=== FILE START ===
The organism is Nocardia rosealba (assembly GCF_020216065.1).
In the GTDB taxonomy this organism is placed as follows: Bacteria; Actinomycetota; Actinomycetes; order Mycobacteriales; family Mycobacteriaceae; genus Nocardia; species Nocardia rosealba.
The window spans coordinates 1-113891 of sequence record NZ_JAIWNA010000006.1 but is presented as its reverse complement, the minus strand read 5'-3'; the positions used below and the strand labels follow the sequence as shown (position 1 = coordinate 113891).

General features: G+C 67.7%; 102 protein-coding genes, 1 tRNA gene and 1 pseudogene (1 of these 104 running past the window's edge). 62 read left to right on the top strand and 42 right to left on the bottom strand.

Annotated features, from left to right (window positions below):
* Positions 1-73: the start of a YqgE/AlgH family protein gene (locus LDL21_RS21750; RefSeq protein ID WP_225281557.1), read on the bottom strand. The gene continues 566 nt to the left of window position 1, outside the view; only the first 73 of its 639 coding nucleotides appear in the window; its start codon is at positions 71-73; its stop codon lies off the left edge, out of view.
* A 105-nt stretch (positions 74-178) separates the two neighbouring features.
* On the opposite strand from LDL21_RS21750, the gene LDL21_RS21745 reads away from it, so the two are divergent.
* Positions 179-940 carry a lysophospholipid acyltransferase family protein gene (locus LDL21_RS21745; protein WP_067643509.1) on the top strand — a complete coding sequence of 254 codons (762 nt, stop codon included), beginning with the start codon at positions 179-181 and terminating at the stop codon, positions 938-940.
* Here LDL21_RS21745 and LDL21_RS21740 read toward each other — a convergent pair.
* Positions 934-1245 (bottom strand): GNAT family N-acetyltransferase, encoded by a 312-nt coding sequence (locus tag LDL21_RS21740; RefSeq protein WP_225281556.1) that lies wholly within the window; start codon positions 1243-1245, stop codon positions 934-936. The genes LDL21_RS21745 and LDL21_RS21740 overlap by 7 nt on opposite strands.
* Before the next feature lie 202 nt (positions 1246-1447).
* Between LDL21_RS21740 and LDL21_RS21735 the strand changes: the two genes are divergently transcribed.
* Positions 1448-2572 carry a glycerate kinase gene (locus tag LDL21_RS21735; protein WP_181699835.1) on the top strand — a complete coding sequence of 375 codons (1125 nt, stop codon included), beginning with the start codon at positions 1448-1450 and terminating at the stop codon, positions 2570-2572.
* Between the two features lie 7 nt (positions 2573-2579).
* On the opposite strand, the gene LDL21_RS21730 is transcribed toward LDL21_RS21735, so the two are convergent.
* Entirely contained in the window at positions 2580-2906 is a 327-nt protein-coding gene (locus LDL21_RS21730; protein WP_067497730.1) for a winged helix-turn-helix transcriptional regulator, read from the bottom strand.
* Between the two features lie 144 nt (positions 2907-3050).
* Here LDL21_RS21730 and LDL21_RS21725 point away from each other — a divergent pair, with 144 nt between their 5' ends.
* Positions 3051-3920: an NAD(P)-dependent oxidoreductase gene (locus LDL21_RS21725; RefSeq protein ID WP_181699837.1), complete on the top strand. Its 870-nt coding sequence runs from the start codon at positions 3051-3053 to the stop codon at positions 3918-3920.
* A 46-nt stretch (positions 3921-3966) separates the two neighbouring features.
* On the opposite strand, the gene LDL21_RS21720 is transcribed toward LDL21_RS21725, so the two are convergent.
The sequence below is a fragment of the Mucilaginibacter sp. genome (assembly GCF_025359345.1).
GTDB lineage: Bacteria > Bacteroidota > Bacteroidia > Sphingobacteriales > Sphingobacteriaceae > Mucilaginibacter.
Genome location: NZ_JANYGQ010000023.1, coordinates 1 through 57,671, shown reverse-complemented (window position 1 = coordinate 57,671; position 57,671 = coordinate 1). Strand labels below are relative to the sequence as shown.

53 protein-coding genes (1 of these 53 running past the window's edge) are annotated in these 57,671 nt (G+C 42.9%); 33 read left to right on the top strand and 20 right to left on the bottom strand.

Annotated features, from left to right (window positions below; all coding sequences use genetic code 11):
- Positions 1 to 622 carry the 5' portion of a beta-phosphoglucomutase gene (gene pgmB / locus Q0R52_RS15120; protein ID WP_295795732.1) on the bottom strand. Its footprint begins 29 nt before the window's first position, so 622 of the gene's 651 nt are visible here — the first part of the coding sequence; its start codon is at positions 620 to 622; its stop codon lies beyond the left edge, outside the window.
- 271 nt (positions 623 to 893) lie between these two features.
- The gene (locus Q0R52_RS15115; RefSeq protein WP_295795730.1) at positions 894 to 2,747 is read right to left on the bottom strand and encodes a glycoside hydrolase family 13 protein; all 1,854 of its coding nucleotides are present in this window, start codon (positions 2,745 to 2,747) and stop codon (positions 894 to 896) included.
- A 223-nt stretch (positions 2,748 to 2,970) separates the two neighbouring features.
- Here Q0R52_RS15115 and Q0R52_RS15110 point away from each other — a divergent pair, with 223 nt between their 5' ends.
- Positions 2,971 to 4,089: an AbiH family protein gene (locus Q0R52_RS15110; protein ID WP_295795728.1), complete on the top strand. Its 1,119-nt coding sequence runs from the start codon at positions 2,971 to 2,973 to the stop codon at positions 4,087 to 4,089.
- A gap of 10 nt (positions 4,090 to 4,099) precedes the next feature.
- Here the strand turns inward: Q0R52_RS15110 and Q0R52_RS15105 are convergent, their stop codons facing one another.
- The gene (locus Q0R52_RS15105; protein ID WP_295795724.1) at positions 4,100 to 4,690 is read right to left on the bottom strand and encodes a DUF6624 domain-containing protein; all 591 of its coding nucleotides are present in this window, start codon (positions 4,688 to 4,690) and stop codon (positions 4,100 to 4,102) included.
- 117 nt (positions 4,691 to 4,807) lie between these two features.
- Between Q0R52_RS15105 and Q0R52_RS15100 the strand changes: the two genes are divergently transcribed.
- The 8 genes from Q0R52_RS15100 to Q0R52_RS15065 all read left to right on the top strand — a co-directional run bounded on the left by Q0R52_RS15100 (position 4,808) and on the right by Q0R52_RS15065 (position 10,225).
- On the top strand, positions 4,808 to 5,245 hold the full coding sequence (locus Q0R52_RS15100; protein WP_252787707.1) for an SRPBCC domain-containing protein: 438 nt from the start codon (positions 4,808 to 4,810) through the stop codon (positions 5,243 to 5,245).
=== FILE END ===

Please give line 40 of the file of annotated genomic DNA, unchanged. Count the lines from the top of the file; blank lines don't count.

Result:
- On the top strand, positions 4,808 to 5,245 hold the full coding sequence (locus Q0R52_RS15100; protein WP_252787707.1) for an SRPBCC domain-containing protein: 438 nt from the start codon (positions 4,808 to 4,810) through the stop codon (positions 5,243 to 5,245).